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iPhone app review: Opera Mini

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Photo courtesy of the Opera Mini website.

The Opera web browser claims to make web browsing faster even on slow connections. Their mobile phone browser, Opera Mini, claims the same, and as any iPhone user knows, AT&T’s non-3G data network, known as Enhanced Data rates for GSM Evolution, or EDGE, is notoriously slow. Opera Mini for the iPhone can help.

Opera achieves its fast browsing speed by rendering web pages for the phone and loading those renders to the phone. Essentially, using the Opera Mini browser means your phone only receives the end result of going to a web page, without having to process the data to load it.

On their site, Opera claims this process, “uses only a tenth of the bandwidth of other browsers, compressing the web pages by up to 90 percent.” The browser loads faster because Opera’s servers are doing the heavy lifting for the phone.

Opera’s servers also compress the data sent to your iPhone, which means less data usage. With AT&T’s new two gigabyte limit on all new iPhone data plans, this web browser may be useful in keeping web browsing data usage to a minimum.

Photos by Luke Arledge.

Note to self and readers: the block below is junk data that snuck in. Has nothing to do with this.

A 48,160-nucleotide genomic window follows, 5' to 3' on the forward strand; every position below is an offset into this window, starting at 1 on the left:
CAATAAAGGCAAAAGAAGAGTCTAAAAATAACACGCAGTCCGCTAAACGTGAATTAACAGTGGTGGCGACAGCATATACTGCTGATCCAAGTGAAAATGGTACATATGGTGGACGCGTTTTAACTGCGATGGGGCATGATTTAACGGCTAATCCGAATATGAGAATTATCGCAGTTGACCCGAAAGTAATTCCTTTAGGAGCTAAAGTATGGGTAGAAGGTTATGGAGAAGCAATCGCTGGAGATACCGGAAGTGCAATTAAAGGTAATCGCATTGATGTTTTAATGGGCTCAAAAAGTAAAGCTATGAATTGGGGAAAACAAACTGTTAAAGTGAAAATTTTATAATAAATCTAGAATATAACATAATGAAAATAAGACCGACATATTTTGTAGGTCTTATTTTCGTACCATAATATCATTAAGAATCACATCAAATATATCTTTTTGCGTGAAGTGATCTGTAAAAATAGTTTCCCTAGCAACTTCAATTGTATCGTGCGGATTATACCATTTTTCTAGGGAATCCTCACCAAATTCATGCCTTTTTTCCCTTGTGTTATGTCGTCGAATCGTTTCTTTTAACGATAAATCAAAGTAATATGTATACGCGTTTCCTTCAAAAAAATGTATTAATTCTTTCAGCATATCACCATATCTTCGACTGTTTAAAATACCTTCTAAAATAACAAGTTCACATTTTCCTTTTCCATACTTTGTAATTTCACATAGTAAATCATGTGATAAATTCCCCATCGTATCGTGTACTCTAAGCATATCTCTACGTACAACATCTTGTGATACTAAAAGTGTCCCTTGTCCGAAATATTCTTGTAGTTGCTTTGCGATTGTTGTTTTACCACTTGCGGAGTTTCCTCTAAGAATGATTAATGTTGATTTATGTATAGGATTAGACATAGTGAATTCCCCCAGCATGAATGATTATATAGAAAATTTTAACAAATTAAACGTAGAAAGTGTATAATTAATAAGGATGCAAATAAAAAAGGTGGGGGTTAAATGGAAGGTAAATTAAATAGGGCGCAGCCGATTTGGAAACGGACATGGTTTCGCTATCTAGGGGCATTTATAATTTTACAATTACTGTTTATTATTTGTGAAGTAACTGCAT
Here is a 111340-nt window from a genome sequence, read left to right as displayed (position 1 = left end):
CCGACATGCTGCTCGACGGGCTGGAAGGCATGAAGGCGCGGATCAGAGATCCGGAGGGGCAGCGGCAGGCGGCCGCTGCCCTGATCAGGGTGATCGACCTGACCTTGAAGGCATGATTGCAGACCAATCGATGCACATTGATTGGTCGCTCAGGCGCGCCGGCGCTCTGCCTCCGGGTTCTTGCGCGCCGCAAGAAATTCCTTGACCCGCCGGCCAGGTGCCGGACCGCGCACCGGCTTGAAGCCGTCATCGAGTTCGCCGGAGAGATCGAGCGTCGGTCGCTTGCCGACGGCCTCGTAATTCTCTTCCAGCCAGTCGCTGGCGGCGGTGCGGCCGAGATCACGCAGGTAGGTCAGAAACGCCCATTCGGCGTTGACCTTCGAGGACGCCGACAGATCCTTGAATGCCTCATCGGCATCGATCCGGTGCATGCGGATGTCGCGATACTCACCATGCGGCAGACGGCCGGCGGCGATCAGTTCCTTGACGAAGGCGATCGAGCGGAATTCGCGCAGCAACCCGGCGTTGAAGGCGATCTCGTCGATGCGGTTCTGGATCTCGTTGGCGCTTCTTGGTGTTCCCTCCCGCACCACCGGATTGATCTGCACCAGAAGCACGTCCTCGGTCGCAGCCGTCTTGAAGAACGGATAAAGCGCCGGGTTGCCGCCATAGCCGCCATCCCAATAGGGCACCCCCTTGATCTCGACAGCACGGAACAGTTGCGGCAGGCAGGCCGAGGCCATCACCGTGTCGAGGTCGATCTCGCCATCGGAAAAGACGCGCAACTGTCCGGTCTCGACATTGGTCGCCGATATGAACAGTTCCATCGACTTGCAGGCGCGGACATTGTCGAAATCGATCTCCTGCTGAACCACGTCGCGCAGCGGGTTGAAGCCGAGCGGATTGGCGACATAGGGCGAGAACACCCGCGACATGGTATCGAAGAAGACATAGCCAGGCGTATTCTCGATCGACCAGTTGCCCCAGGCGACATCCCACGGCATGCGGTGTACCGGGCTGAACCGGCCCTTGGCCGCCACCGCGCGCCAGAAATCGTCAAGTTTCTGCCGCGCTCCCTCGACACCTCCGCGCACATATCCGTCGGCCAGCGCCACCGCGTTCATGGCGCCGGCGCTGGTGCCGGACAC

The layout of Opera Mini isn’t wildly different than Mobile Safari. The address bar can be found in the upper left corner, and a search bar linking to Google can be found in the upper right. Navigation buttons are located along the bottom.

The browser begins by loading a Speed Dial page. Speed Dial shows nine quick links to whatever sites you set up. Speed Dial functions are similar to bookmarks in any web browser, but look like Top Sites in the full Safari browser.

If nine bookmarks seem like a small number, Opera Mini also has a more standard bookmark menu located in an extras menu with an icon shaped like a wrench. The extras menu also contains the history, settings, saved pages, find in page, help and a link to the Speed Dial start page.

Next to the extras menu is the tabbed browsing icon. Unlike Mobile Safari, Opera Mini’s tabbed browsing doesn’t minimize the current web page when looking through tabs. Instead, it opens the tab viewer in the bottom third of the iPhone screen.

Opera Mini’s tabbed browsing works much more effortlessly than Mobile Safari. Tabs even stay loaded in Opera so switching tabs doesn’t reload pages like in Safari.

The Saved Pages menu is one of the most helpful features of Opera Mini. It allows the user to save any page into the iPhone’s memory for later use or reading without having to reload the page.

The only part of Opera Mini that some people might find unsatisfactory is page zoom. Zooming in Safari is simple, and users can zoom the page from the maximum to the minimum size or anywhere in between. Opera Mini, however, can only zoom minimum or maximum.

Overall, the Opera Mini browser is useful and could even replace Mobile Safari for many users. The extra features, especially Saved Pages, could make the switch relatively painless, but the lack of intermediate zooming may be a hassle to users.

Even if Opera Mini doesn’t completely replace Mobile Safari, its low data usage and features make it a must have app for any iPhone user.

Those interested can check out the Opera Mini web browser here.

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